This system helps modelers easily control the locomotives and the accessories such as sounds, lights, and rail switches.

DCC is using decoders to do this task. The decoder is a tiny chip that is put on the locomotive to control it using DCC.

These decoders are then put into DCC controllers to control them.

The advantage of the DCC over the DC is instead of controlling the tracks by increasing the electricity; You control the locomotive itself with the help of the decoders.

Using DCC removes a lot of steps, such as adding insulated tracks and different power switches on rails.

While you need a lot of materials to make DC work on multiple trains, DCC works by using a decoder.

Furthermore, DCC allows your trains to be controlled with your phone or computer via the JMRI or the Java Model Railroading Interface.

In summary, DCC simplified a lot of work for train modelers, especially if they control multiple trains on a simple track.

Furthermore, DCC allowed modelers to control the locomotive themselves rather than control the tracks.

Thus, using DCC is recommended for running multiple trains on a track. However, DC can also control multiple trains but will require more work.

If you don’t want to buy a DCC controller or have an old model train that isn’t DCC ready, you have no choice but to go DC. So how can you run two or more trains on a DC track? That’s our topic for the next section.

How do you run two trains on a DC track?

Use an insulated rail joiner selector switch, you also need multiple power packs or lines.

The easiest to run two trains on a DC track is to have a simple layout such as oval or round layouts. However, if the structure is more complicated, DCC is preferred.

However, running 2 DC-powered trains on the same track can be done. In fact, it is what old train modelers were doing about 20 years ago.

However, this process is labor-intensive and requires us to watch the layout since we power the rail by blocks.

So, how can you run two trains on a DC track?

To run two trains on a DC track, you need more equipment such as insulated rail joiners, selector switches, and multiple power packs or lines. This makes sure that a specific part or block of the rail layout runs separate trains.

This means you can switch a specific block, and the train in that block won’t move. However, the other train that runs on a separate block can move.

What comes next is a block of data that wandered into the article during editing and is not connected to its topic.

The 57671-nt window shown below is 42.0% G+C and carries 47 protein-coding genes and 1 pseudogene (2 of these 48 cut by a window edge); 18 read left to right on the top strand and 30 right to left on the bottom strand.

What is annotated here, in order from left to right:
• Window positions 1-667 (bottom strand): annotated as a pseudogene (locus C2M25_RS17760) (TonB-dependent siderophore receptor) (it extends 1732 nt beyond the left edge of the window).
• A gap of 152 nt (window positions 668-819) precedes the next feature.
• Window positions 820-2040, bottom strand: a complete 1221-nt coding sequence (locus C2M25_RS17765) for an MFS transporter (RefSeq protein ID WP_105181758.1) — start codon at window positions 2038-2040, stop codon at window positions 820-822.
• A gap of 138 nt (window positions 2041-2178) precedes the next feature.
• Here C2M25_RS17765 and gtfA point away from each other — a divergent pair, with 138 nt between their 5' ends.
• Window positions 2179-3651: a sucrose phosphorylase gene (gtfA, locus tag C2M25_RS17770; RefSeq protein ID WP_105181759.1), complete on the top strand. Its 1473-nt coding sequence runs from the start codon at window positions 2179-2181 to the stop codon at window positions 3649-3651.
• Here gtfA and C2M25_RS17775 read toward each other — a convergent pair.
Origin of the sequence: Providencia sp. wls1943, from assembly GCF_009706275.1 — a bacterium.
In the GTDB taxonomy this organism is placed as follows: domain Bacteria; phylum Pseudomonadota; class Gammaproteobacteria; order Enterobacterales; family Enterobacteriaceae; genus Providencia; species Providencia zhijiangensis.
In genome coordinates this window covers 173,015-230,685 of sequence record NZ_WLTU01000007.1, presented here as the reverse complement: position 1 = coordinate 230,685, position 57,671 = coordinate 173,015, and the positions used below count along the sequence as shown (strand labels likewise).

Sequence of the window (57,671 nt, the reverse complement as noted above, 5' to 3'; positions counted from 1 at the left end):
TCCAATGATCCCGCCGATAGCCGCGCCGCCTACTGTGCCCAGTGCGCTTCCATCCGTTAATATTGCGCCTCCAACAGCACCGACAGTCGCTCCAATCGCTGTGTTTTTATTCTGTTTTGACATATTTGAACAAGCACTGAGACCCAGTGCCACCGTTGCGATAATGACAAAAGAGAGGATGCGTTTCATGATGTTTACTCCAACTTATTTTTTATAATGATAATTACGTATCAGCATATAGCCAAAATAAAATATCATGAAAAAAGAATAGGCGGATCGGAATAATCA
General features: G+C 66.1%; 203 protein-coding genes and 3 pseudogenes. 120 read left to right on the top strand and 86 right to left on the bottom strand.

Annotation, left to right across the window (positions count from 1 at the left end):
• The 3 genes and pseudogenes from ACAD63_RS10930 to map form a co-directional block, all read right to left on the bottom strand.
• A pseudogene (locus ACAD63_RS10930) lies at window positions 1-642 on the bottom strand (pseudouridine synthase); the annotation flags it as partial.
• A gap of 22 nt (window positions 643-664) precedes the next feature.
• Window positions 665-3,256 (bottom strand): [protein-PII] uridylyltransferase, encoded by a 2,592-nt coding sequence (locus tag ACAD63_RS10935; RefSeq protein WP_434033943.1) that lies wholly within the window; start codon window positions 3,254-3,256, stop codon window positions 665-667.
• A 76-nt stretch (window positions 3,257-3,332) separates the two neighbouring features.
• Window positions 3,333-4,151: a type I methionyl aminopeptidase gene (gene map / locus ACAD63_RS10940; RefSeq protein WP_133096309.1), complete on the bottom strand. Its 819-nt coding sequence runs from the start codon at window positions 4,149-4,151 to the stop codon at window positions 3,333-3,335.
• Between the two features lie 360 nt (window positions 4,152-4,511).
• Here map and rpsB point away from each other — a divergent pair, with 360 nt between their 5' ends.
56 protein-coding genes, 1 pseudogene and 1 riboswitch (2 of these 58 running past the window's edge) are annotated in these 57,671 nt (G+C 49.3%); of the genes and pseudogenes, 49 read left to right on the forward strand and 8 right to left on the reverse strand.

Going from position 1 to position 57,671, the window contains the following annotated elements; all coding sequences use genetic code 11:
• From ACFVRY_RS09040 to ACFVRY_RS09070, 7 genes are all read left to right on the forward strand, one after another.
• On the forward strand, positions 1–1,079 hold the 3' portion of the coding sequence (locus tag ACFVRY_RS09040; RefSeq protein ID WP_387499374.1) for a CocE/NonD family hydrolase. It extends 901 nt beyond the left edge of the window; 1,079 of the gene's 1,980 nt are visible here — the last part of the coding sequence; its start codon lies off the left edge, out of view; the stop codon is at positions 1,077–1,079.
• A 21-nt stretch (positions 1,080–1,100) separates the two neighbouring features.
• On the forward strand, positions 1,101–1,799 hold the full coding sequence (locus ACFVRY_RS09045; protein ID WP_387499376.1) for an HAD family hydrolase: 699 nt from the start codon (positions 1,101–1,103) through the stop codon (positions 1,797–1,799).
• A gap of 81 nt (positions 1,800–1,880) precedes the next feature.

So, how is this done? This is where the insulated rail joiners, selector switches, and multiple power lines do their job.

You have to separate them using insulated rail joiners to make rail blocks. Insulated rail joiners keep the electricity on a specific block. This means that a particular block’s power is controlled by a separate selector switch and multiple power packs.

Here is an illustration of how to run two trains on a DC track.

With the advancement of technology, we finally have DCC decoders which made train modeling easier. The DCC or the Digital Command Control is where instead of the rail block, you control the locomotive itself by installing a small chip, what they call decoders, inside their engine.

The decoder is controlled by a DCC controller in which you can instruct one train to move and the other to stay still.

When the DCC system came out decades ago, it was expensive and considered a luxury for train modelers. However, right now, most new train models are DCC ready, and getting a DCC controller and decoders is cheaper than the materials needed to form a DC track for multiple trains.

Furthermore, DCC controllers such as E-Z Command, Digitrax, and NCE can generally run up to 5 locomotives simultaneously. Plus, you can add more by adding boosters.

Thus, while running many trains on a DC system can be done, DCC is a more viable alternative since it is not only easier but cheaper.

What’s next? Many modelers started with Bachmann trains and would like if it is good. Furthermore, there is the E-Z command which is Bachmann’s DCC controls. Are Bachmann models good? You can find that in my other post here: Are Bachmann trains good?